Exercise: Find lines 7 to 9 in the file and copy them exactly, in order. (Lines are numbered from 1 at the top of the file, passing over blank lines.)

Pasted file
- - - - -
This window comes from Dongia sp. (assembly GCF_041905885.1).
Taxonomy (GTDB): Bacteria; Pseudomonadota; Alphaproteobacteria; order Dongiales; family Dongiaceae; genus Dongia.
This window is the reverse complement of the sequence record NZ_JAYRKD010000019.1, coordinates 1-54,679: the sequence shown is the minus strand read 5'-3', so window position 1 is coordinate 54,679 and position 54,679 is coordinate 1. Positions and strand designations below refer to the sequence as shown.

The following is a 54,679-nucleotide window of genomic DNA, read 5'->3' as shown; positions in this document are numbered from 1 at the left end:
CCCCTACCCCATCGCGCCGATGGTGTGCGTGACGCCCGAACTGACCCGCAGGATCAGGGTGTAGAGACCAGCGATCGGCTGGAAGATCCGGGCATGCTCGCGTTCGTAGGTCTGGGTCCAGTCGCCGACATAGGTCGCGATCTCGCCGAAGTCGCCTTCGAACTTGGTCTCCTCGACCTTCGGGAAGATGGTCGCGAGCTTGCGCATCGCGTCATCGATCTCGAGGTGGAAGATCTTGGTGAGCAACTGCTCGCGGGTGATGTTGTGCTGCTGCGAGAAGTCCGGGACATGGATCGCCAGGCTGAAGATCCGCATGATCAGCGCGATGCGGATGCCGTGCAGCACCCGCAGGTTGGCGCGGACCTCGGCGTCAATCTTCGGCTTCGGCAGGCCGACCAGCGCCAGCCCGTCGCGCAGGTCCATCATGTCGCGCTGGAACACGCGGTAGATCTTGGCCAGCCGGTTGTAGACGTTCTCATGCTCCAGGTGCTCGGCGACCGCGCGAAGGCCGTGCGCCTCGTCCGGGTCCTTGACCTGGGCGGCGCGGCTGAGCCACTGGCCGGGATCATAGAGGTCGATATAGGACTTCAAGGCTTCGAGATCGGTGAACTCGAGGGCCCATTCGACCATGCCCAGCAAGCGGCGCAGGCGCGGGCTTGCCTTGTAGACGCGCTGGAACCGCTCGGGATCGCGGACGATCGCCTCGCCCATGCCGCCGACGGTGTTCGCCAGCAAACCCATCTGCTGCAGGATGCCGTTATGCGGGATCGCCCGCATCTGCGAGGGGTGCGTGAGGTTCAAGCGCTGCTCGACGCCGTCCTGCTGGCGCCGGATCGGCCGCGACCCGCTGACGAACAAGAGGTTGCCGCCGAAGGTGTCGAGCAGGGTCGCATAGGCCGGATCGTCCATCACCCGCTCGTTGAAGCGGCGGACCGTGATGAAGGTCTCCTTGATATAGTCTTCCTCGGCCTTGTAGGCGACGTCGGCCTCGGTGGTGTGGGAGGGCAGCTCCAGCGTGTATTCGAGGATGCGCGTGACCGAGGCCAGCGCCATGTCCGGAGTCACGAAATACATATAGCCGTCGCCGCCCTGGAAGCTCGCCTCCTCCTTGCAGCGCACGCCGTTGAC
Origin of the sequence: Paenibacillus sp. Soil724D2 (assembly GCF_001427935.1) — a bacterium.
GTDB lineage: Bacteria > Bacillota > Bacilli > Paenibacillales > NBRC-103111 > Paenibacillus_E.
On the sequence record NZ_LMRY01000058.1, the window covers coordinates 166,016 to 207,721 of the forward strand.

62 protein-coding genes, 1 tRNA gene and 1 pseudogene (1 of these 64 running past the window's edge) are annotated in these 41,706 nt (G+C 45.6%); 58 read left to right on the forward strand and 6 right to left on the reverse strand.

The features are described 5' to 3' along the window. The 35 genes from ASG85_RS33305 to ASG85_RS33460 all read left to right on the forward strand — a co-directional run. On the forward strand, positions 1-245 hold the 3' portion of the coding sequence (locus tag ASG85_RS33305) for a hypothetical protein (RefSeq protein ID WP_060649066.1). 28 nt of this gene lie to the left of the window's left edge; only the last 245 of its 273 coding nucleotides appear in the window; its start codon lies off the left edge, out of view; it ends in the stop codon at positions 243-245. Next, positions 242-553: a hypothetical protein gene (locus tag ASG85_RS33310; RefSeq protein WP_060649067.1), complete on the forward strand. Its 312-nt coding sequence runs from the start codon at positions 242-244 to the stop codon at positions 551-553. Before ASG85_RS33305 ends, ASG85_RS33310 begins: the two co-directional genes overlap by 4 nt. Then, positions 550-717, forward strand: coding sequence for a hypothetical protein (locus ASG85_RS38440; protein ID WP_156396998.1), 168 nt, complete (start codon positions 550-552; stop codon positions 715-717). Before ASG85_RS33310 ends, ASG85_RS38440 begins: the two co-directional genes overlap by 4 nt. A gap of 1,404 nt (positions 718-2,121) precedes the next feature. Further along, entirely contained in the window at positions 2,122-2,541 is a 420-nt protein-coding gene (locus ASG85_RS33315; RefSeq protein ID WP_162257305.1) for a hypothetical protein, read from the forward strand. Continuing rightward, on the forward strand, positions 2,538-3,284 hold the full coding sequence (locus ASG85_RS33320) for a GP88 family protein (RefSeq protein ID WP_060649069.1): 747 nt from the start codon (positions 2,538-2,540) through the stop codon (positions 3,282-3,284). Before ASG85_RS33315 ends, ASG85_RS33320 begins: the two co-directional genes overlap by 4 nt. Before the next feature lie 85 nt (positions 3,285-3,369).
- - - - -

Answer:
GTDB lineage: Bacteria > Bacillota > Bacilli > Paenibacillales > NBRC-103111 > Paenibacillus_E.
On the sequence record NZ_LMRY01000058.1, the window covers coordinates 166,016 to 207,721 of the forward strand.

62 protein-coding genes, 1 tRNA gene and 1 pseudogene (1 of these 64 running past the window's edge) are annotated in these 41,706 nt (G+C 45.6%); 58 read left to right on the forward strand and 6 right to left on the reverse strand.